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wrong with everything else, though. It’s all wrong. But in the water, it’s beautiful. They want me down there with them.” Ellen sat beside John and cried until there was nothing left to cry out. It began to appear to her that something in John may have snapped, and that he might never come back from it. That night, Ellen pulled the dark green plastic cover over the pool, and vowed never to take it off. ~ Ellen put the Camry in park in front of the house before shutting the engine off and unbuckling. Beside her, John sat, after a day of examination by an in-house psychiatrist. The psychiatrist was unfazed by John’s case, and didn’t bother to make eye contact with him during their twenty minutes together. John was assigned some pills, the kind they don’t run commercials about, and was sent home in Ellen’s care. “Call me if something happens,” she’d been told by the psychiatrist as he walked away. “Home sweet home, baby,” Ellen said. John was motionless, breathing slowly, as they’d both been told the pills would do to him. “Need help getting up?” John shook his head. He hadn’t bothered to buckle up, and Ellen hadn’t bothered to do the job for him. He lay back in his seat, eyes closed, forehead pressed against his window. She touched his hand gently. “Wake up, sleepy.” “Why did you cover the pool up?” He asked her suddenly. “What?” Ellen stammered, trying to realize how he could have known that. He’d been asleep during most of the car ride, and the way the road sneaks up below the house, there was no way he could have seen it from the car. She hadn’t told him, though she’d expected him to fuss about it. “Baby, it’s just until—“ “Why did you cover up that goddamn pool?” John slammed a fist into his window, cracking it. A bead of blood began to trickle down it, and the skin of one knuckle on his hand was torn. “Look,” Ellen said, trying to remain calm. “I know you’re only acting this way because of the medication. I just think you should F i ff i e l d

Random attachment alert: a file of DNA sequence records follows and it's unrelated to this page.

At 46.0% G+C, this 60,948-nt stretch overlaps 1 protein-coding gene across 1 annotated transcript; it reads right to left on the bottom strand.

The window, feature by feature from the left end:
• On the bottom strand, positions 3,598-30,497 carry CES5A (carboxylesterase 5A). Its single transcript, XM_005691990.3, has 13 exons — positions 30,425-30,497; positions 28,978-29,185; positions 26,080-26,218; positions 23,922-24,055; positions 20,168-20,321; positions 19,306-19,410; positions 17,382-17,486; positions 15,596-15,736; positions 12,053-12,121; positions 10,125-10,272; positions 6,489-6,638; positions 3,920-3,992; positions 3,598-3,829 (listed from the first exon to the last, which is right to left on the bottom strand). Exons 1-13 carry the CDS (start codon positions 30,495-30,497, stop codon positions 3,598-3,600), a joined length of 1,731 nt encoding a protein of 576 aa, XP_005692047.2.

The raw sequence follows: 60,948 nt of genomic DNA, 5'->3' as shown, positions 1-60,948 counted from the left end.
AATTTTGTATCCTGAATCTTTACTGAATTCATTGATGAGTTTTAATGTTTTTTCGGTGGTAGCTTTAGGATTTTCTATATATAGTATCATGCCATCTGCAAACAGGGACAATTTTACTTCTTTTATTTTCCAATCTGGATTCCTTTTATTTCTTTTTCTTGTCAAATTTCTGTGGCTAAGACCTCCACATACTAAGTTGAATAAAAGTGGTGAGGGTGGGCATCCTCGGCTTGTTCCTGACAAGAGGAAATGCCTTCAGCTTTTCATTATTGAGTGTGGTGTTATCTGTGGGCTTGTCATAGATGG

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Cen t r i pe ta l stay away from it until you’re better.” “I was never sick, Ellen,” he said, sitting upright. His eyes had the same fire they’d had the first time this had happened. The first time he’d heard about Paul. “Yes, you are, baby,” Ellen explained. “You’re still upset about…” “About what?” John asked. “Paul.” It was the first time she’d actually said his name since they’d left Manchester. “It’s making you hear things, and see things. It’s called auditory hallucinations. You have them now, and you’ll have them until you get better. And I don’t want you to go near the pool until you are better, okay?” “I want to see them,” John said. “I want to see my friends.” “They aren’t real,” Ellen told him. “They’re real enough to talk,” John said. “To listen. To want me.” “I want you,” Ellen said. The inside of the car was silent for a while, until she kissed him on the cheek. “There was something I forgot to tell you,” John said. “About when I was down there.” Ellen nodded. She didn’t want to talk about his attempt, but only wanted to hear him speak. He had spoken so little lately, that even the things she didn’t want to hear began to sound wonderful. “Go on,” she said. “While I was down there, I saw where they live,” he said. “A big, beautiful house, just like ours. Exactly like ours, Ellen. That’s why they want us.” “Us?” Ellen asked. John punched her in the throat, sending a bitter, copper taste into her mouth. She tried to open her door, to run inside the house, but John grabbed her by the hair, pulled her close, and put her in a headlock. Her face turned red as she fought for air between the shrieking pain below her jaw and the rugged force John was using to control her. “They want us both, baby,” John said, opening his door and dragging her out with him. “They knew that if they chose you, you’d never be able to take me down there. But I can take you down.” As he pulled her with towards the pool, she kicked at the ground